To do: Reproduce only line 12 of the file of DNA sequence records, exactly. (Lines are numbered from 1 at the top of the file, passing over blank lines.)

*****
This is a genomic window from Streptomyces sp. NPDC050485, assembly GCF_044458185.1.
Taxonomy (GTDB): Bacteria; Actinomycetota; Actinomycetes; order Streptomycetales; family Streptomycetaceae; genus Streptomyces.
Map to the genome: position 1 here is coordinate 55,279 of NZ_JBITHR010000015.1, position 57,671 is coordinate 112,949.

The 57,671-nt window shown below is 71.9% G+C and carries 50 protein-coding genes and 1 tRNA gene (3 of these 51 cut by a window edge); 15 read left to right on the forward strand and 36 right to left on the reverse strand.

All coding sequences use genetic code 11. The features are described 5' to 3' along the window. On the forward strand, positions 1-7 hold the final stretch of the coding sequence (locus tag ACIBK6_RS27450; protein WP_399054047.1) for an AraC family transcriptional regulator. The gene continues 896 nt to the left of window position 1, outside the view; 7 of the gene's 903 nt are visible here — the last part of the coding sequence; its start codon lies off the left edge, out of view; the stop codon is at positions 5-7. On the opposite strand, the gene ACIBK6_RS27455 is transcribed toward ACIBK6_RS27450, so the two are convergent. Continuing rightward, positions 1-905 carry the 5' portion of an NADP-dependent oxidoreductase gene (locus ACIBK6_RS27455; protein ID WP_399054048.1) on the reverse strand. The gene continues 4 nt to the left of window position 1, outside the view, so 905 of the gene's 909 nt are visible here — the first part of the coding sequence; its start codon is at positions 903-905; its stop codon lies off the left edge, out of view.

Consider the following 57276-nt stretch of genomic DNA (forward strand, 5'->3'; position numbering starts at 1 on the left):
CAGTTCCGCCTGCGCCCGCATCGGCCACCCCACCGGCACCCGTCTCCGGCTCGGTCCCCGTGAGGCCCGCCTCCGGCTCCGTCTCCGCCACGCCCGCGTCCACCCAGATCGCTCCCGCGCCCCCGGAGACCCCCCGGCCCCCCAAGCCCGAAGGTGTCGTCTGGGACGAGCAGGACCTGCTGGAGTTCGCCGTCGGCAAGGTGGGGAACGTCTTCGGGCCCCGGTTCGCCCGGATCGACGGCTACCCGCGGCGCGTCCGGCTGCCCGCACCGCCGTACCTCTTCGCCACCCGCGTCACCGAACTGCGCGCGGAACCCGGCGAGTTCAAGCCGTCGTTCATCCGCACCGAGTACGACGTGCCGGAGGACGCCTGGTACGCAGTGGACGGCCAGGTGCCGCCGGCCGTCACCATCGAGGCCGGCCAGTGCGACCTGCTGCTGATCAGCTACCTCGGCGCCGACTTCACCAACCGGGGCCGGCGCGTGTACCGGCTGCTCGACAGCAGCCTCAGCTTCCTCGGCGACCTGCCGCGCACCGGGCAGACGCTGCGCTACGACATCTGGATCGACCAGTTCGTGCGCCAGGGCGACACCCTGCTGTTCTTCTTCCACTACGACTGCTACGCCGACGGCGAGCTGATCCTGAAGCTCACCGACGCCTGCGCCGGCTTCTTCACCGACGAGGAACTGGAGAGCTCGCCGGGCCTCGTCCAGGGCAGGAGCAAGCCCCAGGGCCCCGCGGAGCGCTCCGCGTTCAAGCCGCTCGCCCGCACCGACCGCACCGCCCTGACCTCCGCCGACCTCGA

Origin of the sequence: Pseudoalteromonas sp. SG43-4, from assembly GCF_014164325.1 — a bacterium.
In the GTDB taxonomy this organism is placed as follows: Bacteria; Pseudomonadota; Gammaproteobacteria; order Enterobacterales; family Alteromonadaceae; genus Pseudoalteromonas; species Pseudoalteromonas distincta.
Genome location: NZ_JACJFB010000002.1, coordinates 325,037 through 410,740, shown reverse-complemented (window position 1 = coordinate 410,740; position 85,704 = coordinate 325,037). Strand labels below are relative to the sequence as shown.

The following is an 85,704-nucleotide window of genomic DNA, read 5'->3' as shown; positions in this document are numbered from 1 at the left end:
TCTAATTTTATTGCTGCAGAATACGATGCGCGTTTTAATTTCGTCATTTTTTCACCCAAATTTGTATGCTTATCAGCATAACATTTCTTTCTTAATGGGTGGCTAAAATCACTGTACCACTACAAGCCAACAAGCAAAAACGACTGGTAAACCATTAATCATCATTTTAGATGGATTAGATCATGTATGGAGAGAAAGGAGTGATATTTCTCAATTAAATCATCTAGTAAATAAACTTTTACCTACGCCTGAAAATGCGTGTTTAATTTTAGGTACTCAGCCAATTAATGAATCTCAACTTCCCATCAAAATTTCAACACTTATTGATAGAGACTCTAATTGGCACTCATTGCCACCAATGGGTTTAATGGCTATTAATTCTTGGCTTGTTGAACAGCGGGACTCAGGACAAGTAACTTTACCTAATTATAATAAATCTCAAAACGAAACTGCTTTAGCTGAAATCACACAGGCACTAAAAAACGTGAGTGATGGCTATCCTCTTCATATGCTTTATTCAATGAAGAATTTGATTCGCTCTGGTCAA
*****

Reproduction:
TCTAATTTTATTGCTGCAGAATACGATGCGCGTTTTAATTTCGTCATTTTTTCACCCAAATTTGTATGCTTATCAGCATAACATTTCTTTCTTAATGGGTGGCTAAAATCACTGTACCACTACAAGCCAACAAGCAAAAACGACTGGTAAACCATTAATCATCATTTTAGATGGATTAGATCATGTATGGAGAGAAAGGAGTGATATTTCTCAATTAAATCATCTAGTAAATAAACTTTTACCTACGCCTGAAAATGCGTGTTTAATTTTAGGTACTCAGCCAATTAATGAATCTCAACTTCCCATCAAAATTTCAACACTTATTGATAGAGACTCTAATTGGCACTCATTGCCACCAATGGGTTTAATGGCTATTAATTCTTGGCTTGTTGAACAGCGGGACTCAGGACAAGTAACTTTACCTAATTATAATAAATCTCAAAACGAAACTGCTTTAGCTGAAATCACACAGGCACTAAAAAACGTGAGTGATGGCTATCCTCTTCATATGCTTTATTCAATGAAGAATTTGATTCGCTCTGGTCAA